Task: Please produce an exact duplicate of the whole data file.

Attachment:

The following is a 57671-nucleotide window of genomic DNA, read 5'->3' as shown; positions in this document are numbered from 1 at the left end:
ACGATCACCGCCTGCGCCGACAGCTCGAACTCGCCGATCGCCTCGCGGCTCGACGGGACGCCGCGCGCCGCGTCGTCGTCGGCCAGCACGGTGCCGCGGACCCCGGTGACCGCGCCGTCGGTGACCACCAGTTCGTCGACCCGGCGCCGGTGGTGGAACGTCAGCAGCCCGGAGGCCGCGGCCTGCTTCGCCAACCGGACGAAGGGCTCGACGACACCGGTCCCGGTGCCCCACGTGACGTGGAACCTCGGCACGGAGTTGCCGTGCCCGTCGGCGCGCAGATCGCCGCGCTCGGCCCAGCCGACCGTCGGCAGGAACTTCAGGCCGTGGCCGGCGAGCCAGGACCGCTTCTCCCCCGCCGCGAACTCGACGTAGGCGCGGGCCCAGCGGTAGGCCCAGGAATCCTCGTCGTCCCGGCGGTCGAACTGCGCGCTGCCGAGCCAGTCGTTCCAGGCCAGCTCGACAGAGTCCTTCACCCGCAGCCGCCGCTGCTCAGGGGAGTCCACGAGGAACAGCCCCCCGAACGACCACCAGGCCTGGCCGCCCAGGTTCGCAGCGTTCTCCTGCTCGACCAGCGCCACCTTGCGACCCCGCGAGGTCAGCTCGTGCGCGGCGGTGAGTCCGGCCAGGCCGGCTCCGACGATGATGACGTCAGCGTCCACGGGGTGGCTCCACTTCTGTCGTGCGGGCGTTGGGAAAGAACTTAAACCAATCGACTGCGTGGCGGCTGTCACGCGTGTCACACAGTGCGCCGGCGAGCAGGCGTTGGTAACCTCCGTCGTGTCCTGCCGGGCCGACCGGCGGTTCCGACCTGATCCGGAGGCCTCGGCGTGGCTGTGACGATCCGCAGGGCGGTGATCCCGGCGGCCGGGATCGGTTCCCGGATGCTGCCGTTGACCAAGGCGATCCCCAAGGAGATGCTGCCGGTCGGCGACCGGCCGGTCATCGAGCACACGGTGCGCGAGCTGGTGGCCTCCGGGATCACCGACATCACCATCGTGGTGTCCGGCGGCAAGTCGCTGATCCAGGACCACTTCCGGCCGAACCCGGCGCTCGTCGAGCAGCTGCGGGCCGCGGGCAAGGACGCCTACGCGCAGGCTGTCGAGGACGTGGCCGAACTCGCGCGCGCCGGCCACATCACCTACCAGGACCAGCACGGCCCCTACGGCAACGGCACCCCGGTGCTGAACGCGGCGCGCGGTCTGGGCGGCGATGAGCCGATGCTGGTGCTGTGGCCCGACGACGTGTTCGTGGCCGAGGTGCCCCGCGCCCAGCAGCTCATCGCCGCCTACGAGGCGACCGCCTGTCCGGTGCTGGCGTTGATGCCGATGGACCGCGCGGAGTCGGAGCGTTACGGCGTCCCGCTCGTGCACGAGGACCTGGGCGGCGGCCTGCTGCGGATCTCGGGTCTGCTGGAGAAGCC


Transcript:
The following is a 57671-nucleotide window of genomic DNA, read 5'->3' as shown; positions in this document are numbered from 1 at the left end:
ACGATCACCGCCTGCGCCGACAGCTCGAACTCGCCGATCGCCTCGCGGCTCGACGGGACGCCGCGCGCCGCGTCGTCGTCGGCCAGCACGGTGCCGCGGACCCCGGTGACCGCGCCGTCGGTGACCACCAGTTCGTCGACCCGGCGCCGGTGGTGGAACGTCAGCAGCCCGGAGGCCGCGGCCTGCTTCGCCAACCGGACGAAGGGCTCGACGACACCGGTCCCGGTGCCCCACGTGACGTGGAACCTCGGCACGGAGTTGCCGTGCCCGTCGGCGCGCAGATCGCCGCGCTCGGCCCAGCCGACCGTCGGCAGGAACTTCAGGCCGTGGCCGGCGAGCCAGGACCGCTTCTCCCCCGCCGCGAACTCGACGTAGGCGCGGGCCCAGCGGTAGGCCCAGGAATCCTCGTCGTCCCGGCGGTCGAACTGCGCGCTGCCGAGCCAGTCGTTCCAGGCCAGCTCGACAGAGTCCTTCACCCGCAGCCGCCGCTGCTCAGGGGAGTCCACGAGGAACAGCCCCCCGAACGACCACCAGGCCTGGCCGCCCAGGTTCGCAGCGTTCTCCTGCTCGACCAGCGCCACCTTGCGACCCCGCGAGGTCAGCTCGTGCGCGGCGGTGAGTCCGGCCAGGCCGGCTCCGACGATGATGACGTCAGCGTCCACGGGGTGGCTCCACTTCTGTCGTGCGGGCGTTGGGAAAGAACTTAAACCAATCGACTGCGTGGCGGCTGTCACGCGTGTCACACAGTGCGCCGGCGAGCAGGCGTTGGTAACCTCCGTCGTGTCCTGCCGGGCCGACCGGCGGTTCCGACCTGATCCGGAGGCCTCGGCGTGGCTGTGACGATCCGCAGGGCGGTGATCCCGGCGGCCGGGATCGGTTCCCGGATGCTGCCGTTGACCAAGGCGATCCCCAAGGAGATGCTGCCGGTCGGCGACCGGCCGGTCATCGAGCACACGGTGCGCGAGCTGGTGGCCTCCGGGATCACCGACATCACCATCGTGGTGTCCGGCGGCAAGTCGCTGATCCAGGACCACTTCCGGCCGAACCCGGCGCTCGTCGAGCAGCTGCGGGCCGCGGGCAAGGACGCCTACGCGCAGGCTGTCGAGGACGTGGCCGAACTCGCGCGCGCCGGCCACATCACCTACCAGGACCAGCACGGCCCCTACGGCAACGGCACCCCGGTGCTGAACGCGGCGCGCGGTCTGGGCGGCGATGAGCCGATGCTGGTGCTGTGGCCCGACGACGTGTTCGTGGCCGAGGTGCCCCGCGCCCAGCAGCTCATCGCCGCCTACGAGGCGACCGCCTGTCCGGTGCTGGCGTTGATGCCGATGGACCGCGCGGAGTCGGAGCGTTACGGCGTCCCGCTCGTGCACGAGGACCTGGGCGGCGGCCTGCTGCGGATCTCGGGTCTGCTGGAGAAGCC